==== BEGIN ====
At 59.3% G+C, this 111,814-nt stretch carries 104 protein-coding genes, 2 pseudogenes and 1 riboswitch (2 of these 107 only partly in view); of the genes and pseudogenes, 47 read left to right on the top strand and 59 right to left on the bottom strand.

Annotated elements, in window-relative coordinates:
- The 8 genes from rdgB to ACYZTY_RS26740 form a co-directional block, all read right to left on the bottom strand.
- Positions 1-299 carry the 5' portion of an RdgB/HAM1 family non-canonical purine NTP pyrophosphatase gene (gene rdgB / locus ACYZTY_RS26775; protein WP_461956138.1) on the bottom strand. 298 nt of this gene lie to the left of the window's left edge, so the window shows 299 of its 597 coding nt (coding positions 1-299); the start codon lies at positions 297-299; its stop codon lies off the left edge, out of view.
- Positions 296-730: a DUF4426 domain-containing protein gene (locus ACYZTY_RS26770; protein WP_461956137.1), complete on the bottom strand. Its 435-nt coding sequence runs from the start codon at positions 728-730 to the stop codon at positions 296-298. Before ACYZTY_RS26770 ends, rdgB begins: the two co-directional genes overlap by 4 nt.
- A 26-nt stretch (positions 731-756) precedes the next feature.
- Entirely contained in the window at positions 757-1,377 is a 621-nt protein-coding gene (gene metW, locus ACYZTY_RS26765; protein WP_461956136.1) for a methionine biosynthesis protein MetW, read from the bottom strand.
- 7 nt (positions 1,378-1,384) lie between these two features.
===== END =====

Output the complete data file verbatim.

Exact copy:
At 59.3% G+C, this 111,814-nt stretch carries 104 protein-coding genes, 2 pseudogenes and 1 riboswitch (2 of these 107 only partly in view); of the genes and pseudogenes, 47 read left to right on the top strand and 59 right to left on the bottom strand.

Annotated elements, in window-relative coordinates:
- The 8 genes from rdgB to ACYZTY_RS26740 form a co-directional block, all read right to left on the bottom strand.
- Positions 1-299 carry the 5' portion of an RdgB/HAM1 family non-canonical purine NTP pyrophosphatase gene (gene rdgB / locus ACYZTY_RS26775; protein WP_461956138.1) on the bottom strand. 298 nt of this gene lie to the left of the window's left edge, so the window shows 299 of its 597 coding nt (coding positions 1-299); the start codon lies at positions 297-299; its stop codon lies off the left edge, out of view.
- Positions 296-730: a DUF4426 domain-containing protein gene (locus ACYZTY_RS26770; protein WP_461956137.1), complete on the bottom strand. Its 435-nt coding sequence runs from the start codon at positions 728-730 to the stop codon at positions 296-298. Before ACYZTY_RS26770 ends, rdgB begins: the two co-directional genes overlap by 4 nt.
- A 26-nt stretch (positions 731-756) precedes the next feature.
- Entirely contained in the window at positions 757-1,377 is a 621-nt protein-coding gene (gene metW, locus ACYZTY_RS26765; protein WP_461956136.1) for a methionine biosynthesis protein MetW, read from the bottom strand.
- 7 nt (positions 1,378-1,384) lie between these two features.